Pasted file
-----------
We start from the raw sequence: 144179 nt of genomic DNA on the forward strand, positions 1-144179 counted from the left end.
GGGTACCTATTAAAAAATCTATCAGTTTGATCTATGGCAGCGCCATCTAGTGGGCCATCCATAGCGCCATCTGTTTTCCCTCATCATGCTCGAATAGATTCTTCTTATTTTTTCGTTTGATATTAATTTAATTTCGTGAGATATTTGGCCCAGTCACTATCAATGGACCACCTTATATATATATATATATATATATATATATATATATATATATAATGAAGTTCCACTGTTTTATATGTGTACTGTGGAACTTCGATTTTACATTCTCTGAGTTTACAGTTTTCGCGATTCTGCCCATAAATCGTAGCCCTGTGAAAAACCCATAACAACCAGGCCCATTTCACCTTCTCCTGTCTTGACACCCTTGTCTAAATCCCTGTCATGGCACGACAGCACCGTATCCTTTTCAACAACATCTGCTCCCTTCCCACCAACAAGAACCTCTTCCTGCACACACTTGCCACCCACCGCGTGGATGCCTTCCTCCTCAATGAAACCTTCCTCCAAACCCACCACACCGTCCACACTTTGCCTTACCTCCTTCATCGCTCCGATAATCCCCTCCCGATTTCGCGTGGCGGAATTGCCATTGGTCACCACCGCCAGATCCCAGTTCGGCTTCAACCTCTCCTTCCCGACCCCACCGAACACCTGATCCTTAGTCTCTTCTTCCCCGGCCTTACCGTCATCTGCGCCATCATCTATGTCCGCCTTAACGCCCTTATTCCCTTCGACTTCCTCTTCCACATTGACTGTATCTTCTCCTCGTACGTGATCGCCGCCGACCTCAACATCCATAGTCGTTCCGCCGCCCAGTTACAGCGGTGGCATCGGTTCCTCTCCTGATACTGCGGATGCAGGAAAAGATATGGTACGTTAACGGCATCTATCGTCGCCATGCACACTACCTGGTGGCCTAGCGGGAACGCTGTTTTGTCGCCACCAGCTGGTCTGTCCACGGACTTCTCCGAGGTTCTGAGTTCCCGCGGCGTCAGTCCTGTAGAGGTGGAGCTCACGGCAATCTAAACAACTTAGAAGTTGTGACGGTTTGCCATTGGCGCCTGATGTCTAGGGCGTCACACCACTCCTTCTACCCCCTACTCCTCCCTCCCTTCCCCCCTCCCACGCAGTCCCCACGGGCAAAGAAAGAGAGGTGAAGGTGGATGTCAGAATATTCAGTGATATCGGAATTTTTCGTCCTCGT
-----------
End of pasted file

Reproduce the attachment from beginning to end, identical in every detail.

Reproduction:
We start from the raw sequence: 144179 nt of genomic DNA on the forward strand, positions 1-144179 counted from the left end.
GGGTACCTATTAAAAAATCTATCAGTTTGATCTATGGCAGCGCCATCTAGTGGGCCATCCATAGCGCCATCTGTTTTCCCTCATCATGCTCGAATAGATTCTTCTTATTTTTTCGTTTGATATTAATTTAATTTCGTGAGATATTTGGCCCAGTCACTATCAATGGACCACCTTATATATATATATATATATATATATATATATATATATATATAATGAAGTTCCACTGTTTTATATGTGTACTGTGGAACTTCGATTTTACATTCTCTGAGTTTACAGTTTTCGCGATTCTGCCCATAAATCGTAGCCCTGTGAAAAACCCATAACAACCAGGCCCATTTCACCTTCTCCTGTCTTGACACCCTTGTCTAAATCCCTGTCATGGCACGACAGCACCGTATCCTTTTCAACAACATCTGCTCCCTTCCCACCAACAAGAACCTCTTCCTGCACACACTTGCCACCCACCGCGTGGATGCCTTCCTCCTCAATGAAACCTTCCTCCAAACCCACCACACCGTCCACACTTTGCCTTACCTCCTTCATCGCTCCGATAATCCCCTCCCGATTTCGCGTGGCGGAATTGCCATTGGTCACCACCGCCAGATCCCAGTTCGGCTTCAACCTCTCCTTCCCGACCCCACCGAACACCTGATCCTTAGTCTCTTCTTCCCCGGCCTTACCGTCATCTGCGCCATCATCTATGTCCGCCTTAACGCCCTTATTCCCTTCGACTTCCTCTTCCACATTGACTGTATCTTCTCCTCGTACGTGATCGCCGCCGACCTCAACATCCATAGTCGTTCCGCCGCCCAGTTACAGCGGTGGCATCGGTTCCTCTCCTGATACTGCGGATGCAGGAAAAGATATGGTACGTTAACGGCATCTATCGTCGCCATGCACACTACCTGGTGGCCTAGCGGGAACGCTGTTTTGTCGCCACCAGCTGGTCTGTCCACGGACTTCTCCGAGGTTCTGAGTTCCCGCGGCGTCAGTCCTGTAGAGGTGGAGCTCACGGCAATCTAAACAACTTAGAAGTTGTGACGGTTTGCCATTGGCGCCTGATGTCTAGGGCGTCACACCACTCCTTCTACCCCCTACTCCTCCCTCCCTTCCCCCCTCCCACGCAGTCCCCACGGGCAAAGAAAGAGAGGTGAAGGTGGATGTCAGAATATTCAGTGATATCGGAATTTTTCGTCCTCGT